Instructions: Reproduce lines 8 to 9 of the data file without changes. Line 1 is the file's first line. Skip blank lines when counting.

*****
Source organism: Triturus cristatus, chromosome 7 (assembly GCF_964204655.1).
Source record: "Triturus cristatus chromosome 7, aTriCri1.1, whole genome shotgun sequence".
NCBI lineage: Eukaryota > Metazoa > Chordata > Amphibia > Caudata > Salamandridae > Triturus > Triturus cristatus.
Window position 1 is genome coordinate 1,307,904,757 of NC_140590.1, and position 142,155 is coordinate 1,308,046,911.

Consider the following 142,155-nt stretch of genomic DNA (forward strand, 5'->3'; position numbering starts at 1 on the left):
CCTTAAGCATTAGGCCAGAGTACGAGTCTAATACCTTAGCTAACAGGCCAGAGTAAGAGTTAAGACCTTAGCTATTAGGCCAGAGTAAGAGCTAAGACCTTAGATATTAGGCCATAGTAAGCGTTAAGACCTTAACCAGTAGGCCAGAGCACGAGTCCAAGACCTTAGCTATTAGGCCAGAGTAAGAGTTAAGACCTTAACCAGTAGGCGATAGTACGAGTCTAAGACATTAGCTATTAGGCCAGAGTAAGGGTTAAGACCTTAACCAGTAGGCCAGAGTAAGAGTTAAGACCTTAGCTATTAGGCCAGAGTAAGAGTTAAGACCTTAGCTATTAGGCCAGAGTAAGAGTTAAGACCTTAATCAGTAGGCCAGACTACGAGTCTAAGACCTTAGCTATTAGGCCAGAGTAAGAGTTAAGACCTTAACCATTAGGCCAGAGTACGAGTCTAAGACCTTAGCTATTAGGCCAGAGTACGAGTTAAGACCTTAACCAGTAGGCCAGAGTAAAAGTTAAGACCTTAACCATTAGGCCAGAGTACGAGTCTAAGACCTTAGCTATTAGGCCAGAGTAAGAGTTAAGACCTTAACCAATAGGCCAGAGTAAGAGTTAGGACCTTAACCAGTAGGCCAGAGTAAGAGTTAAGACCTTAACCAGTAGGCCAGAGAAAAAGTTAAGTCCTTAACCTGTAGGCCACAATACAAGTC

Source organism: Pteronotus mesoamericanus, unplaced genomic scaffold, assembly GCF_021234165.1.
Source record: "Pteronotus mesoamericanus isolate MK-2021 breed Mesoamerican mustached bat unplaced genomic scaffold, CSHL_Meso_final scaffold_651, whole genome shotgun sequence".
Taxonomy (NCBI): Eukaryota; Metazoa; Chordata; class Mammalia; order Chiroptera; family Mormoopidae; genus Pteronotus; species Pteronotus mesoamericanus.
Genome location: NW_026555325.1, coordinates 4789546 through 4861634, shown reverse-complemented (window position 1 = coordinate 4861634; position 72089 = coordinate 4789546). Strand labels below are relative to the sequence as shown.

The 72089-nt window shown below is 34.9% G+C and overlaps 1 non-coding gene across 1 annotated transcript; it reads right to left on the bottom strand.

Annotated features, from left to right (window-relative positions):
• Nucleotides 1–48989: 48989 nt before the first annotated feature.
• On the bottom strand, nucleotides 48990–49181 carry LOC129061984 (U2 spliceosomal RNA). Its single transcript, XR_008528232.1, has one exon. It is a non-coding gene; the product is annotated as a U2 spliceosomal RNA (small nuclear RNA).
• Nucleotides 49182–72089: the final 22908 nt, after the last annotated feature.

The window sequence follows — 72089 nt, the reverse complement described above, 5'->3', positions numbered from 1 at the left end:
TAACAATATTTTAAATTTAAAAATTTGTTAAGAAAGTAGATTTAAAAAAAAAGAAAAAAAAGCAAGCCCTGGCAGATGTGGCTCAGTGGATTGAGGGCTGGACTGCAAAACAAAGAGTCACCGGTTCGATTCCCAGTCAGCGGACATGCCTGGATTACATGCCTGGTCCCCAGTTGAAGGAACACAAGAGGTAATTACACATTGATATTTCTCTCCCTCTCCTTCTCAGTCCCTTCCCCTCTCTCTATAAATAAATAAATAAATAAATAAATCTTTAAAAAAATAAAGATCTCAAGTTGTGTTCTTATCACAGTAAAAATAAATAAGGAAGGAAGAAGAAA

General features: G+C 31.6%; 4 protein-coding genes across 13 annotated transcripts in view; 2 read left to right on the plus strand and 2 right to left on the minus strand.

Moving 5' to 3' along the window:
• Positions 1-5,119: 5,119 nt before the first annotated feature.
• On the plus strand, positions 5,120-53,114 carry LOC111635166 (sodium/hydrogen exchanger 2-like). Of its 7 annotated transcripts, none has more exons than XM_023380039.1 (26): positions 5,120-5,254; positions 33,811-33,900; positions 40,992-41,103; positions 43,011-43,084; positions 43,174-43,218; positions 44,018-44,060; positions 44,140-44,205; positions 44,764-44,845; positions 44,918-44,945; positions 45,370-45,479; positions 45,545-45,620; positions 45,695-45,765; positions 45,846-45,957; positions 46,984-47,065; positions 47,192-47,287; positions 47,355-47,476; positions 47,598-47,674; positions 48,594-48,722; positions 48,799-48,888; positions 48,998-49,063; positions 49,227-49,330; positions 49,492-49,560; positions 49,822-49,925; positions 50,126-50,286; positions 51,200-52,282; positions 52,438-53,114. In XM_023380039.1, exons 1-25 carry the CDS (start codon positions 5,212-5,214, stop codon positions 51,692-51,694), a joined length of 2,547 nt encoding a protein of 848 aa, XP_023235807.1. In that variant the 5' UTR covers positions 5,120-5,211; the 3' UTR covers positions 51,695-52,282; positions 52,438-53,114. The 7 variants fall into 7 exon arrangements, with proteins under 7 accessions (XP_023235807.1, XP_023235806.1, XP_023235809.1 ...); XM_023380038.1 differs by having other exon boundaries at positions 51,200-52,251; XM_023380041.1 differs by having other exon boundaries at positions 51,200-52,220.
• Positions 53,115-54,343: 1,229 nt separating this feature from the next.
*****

Source record: "Pteronotus mesoamericanus isolate MK-2021 breed Mesoamerican mustached bat unplaced genomic scaffold, CSHL_Meso_final scaffold_651, whole genome shotgun sequence".
Taxonomy (NCBI): Eukaryota; Metazoa; Chordata; class Mammalia; order Chiroptera; family Mormoopidae; genus Pteronotus; species Pteronotus mesoamericanus.